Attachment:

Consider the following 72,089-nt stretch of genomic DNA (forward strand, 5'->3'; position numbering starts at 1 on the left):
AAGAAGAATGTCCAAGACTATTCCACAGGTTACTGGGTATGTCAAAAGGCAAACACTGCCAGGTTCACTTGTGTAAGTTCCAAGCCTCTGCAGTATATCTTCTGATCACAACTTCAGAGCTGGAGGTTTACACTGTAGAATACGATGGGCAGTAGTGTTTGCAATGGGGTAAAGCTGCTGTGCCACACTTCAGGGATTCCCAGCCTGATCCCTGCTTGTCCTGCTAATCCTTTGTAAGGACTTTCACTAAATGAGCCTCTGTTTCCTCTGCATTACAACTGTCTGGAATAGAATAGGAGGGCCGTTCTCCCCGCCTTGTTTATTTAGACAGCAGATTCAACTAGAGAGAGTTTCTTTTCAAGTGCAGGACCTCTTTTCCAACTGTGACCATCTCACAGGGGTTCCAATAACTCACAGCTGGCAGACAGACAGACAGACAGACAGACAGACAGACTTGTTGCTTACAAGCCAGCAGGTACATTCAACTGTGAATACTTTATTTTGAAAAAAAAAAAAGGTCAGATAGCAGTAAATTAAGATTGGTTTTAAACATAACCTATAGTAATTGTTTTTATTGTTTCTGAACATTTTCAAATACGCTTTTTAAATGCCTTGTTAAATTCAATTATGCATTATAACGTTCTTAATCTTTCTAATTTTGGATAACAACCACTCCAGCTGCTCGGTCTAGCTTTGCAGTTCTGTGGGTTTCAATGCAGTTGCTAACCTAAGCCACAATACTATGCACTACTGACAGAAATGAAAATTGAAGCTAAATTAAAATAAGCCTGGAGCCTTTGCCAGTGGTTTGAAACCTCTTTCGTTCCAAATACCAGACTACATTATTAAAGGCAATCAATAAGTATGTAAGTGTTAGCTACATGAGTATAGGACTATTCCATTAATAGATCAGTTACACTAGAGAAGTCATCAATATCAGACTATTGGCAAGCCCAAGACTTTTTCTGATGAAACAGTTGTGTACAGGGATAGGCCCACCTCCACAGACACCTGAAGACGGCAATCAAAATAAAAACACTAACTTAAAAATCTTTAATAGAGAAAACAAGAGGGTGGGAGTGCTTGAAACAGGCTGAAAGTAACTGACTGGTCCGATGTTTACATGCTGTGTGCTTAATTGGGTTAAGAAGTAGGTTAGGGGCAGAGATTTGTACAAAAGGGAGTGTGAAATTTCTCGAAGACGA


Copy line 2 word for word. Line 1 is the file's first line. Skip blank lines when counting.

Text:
AAGAAGAATGTCCAAGACTATTCCACAGGTTACTGGGTATGTCAAAAGGCAAACACTGCCAGGTTCACTTGTGTAAGTTCCAAGCCTCTGCAGTATATCTTCTGATCACAACTTCAGAGCTGGAGGTTTACACTGTAGAATACGATGGGCAGTAGTGTTTGCAATGGGGTAAAGCTGCTGTGCCACACTTCAGGGATTCCCAGCCTGATCCCTGCTTGTCCTGCTAATCCTTTGTAAGGACTTTCACTAAATGAGCCTCTGTTTCCTCTGCATTACAACTGTCTGGAATAGAATAGGAGGGCCGTTCTCCCCGCCTTGTTTATTTAGACAGCAGATTCAACTAGAGAGAGTTTCTTTTCAAGTGCAGGACCTCTTTTCCAACTGTGACCATCTCACAGGGGTTCCAATAACTCACAGCTGGCAGACAGACAGACAGACAGACAGACAGACAGACTTGTTGCTTACAAGCCAGCAGGTACATTCAACTGTGAATACTTTATTTTGAAAAAAAAAAAAGGTCAGATAGCAGTAAATTAAGATTGGTTTTAAACATAACCTATAGTAATTGTTTTTATTGTTTCTGAACATTTTCAAATACGCTTTTTAAATGCCTTGTTAAATTCAATTATGCATTATAACGTTCTTAATCTTTCTAATTTTGGATAACAACCACTCCAGCTGCTCGGTCTAGCTTTGCAGTTCTGTGGGTTTCAATGCAGTTGCTAACCTAAGCCACAATACTATGCACTACTGACAGAAATGAAAATTGAAGCTAAATTAAAATAAGCCTGGAGCCTTTGCCAGTGGTTTGAAACCTCTTTCGTTCCAAATACCAGACTACATTATTAAAGGCAATCAATAAGTATGTAAGTGTTAGCTACATGAGTATAGGACTATTCCATTAATAGATCAGTTACACTAGAGAAGTCATCAATATCAGACTATTGGCAAGCCCAAGACTTTTTCTGATGAAACAGTTGTGTACAGGGATAGGCCCACCTCCACAGACACCTGAAGACGGCAATCAAAATAAAAACACTAACTTAAAAATCTTTAATAGAGAAAACAAGAGGGTGGGAGTGCTTGAAACAGGCTGAAAGTAACTGACTGGTCCGATGTTTACATGCTGTGTGCTTAATTGGGTTAAGAAGTAGGTTAGGGGCAGAGATTTGTACAAAAGGGAGTGTGAAATTTCTCGAAGACGA